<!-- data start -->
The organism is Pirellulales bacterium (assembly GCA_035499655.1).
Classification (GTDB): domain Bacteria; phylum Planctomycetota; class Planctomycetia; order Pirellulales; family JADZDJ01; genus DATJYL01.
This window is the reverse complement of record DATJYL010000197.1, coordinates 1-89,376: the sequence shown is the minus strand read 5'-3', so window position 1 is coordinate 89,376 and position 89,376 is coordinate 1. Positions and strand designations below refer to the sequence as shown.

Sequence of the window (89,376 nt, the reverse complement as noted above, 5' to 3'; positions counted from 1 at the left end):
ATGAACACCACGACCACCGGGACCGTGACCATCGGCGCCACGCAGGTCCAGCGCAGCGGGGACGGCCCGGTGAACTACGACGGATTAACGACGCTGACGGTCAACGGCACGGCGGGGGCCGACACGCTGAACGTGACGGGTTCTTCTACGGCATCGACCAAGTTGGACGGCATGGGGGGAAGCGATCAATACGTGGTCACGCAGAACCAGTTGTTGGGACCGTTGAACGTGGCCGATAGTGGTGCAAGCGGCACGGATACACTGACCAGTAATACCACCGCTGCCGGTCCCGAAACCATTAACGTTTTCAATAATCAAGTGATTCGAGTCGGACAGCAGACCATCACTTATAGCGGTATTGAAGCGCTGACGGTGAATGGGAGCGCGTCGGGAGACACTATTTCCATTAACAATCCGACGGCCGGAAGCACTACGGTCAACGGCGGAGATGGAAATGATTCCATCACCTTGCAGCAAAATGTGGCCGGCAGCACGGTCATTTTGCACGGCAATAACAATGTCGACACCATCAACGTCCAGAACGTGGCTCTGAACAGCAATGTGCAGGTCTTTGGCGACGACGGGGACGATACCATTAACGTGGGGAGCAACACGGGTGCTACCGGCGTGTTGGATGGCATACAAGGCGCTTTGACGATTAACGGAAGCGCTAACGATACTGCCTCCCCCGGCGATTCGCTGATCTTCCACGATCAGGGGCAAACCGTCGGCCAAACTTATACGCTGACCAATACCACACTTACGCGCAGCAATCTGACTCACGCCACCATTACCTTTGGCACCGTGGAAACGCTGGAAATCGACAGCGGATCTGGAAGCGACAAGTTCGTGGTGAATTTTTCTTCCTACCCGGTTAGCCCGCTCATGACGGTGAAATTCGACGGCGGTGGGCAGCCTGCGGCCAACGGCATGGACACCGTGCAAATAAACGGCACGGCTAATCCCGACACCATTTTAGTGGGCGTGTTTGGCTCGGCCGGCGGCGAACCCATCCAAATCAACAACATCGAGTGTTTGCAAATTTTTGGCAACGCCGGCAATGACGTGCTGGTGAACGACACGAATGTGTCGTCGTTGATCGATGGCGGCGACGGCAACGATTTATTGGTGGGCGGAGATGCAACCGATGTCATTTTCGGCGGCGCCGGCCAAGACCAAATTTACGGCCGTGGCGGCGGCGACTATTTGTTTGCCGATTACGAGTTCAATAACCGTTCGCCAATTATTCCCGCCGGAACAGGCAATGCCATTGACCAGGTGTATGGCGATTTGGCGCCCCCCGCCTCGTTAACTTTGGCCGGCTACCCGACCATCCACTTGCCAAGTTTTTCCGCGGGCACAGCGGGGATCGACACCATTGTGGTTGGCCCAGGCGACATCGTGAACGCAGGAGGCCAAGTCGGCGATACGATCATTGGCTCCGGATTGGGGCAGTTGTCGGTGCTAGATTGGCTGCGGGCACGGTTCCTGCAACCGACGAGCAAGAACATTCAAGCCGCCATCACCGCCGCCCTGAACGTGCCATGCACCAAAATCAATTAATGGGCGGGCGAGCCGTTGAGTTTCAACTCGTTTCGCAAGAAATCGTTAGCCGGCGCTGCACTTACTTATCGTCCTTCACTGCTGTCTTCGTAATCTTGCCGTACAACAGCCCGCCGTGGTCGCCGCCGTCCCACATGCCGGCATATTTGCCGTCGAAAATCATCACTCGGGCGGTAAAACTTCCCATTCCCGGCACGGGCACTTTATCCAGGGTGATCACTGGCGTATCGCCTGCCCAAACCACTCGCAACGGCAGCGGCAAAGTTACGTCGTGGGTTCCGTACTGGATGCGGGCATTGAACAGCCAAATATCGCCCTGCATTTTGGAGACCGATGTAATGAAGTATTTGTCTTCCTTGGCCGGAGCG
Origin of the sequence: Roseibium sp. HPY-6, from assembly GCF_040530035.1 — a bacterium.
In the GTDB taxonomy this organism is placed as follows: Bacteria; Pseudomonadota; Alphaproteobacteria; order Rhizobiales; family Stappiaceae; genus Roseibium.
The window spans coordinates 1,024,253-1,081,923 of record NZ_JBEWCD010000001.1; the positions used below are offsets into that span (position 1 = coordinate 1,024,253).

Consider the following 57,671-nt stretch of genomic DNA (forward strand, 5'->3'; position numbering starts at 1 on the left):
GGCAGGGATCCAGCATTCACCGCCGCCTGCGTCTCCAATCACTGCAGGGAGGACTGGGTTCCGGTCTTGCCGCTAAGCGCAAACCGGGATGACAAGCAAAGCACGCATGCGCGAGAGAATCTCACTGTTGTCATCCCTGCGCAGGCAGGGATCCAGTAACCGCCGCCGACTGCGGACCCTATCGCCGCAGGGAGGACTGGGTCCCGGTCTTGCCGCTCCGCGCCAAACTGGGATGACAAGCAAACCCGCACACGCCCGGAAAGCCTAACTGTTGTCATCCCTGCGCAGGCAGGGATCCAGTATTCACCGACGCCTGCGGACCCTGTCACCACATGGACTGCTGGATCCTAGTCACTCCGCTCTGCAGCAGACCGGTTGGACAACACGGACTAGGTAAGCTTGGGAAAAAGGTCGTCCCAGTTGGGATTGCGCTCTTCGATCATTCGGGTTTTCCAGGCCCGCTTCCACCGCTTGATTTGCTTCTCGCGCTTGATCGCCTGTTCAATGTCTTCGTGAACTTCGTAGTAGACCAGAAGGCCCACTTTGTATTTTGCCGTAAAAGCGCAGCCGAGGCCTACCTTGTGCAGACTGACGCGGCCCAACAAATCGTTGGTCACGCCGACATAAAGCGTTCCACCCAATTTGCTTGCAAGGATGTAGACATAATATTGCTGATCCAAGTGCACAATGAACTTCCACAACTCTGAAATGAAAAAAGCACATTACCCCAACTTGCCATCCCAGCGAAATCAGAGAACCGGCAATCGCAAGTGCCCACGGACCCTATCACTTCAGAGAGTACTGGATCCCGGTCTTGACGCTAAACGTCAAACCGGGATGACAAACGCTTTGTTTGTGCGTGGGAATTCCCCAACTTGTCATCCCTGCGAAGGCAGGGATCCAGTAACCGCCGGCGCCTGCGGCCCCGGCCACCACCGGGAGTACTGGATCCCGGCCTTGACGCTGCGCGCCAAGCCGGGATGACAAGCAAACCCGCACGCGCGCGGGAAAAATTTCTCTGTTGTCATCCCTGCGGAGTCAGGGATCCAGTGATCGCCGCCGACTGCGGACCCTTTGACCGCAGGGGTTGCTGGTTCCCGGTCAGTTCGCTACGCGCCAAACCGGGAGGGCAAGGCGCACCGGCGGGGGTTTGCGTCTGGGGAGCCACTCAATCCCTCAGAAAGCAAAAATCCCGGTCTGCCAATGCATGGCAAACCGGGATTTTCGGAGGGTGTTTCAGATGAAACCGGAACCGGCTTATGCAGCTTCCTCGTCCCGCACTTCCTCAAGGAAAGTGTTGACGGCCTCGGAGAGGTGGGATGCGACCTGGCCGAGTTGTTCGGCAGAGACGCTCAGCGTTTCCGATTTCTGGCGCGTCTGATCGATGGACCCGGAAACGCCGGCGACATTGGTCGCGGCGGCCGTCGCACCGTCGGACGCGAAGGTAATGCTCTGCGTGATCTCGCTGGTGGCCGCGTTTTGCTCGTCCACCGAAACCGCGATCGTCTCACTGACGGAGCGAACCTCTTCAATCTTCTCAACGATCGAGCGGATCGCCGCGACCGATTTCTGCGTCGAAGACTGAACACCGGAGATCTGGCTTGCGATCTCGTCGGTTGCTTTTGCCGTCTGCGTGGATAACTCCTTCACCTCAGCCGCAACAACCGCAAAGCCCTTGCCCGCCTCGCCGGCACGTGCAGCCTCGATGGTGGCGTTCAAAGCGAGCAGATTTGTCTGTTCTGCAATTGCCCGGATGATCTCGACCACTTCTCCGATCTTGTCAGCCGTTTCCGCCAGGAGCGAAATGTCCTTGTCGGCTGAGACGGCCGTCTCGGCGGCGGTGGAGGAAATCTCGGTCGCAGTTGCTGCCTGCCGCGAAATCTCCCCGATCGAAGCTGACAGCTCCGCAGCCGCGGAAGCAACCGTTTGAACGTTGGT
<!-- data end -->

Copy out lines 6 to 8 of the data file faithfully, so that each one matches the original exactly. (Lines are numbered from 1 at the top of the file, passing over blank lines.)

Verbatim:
Origin of the sequence: Roseibium sp. HPY-6, from assembly GCF_040530035.1 — a bacterium.
In the GTDB taxonomy this organism is placed as follows: Bacteria; Pseudomonadota; Alphaproteobacteria; order Rhizobiales; family Stappiaceae; genus Roseibium.
The window spans coordinates 1,024,253-1,081,923 of record NZ_JBEWCD010000001.1; the positions used below are offsets into that span (position 1 = coordinate 1,024,253).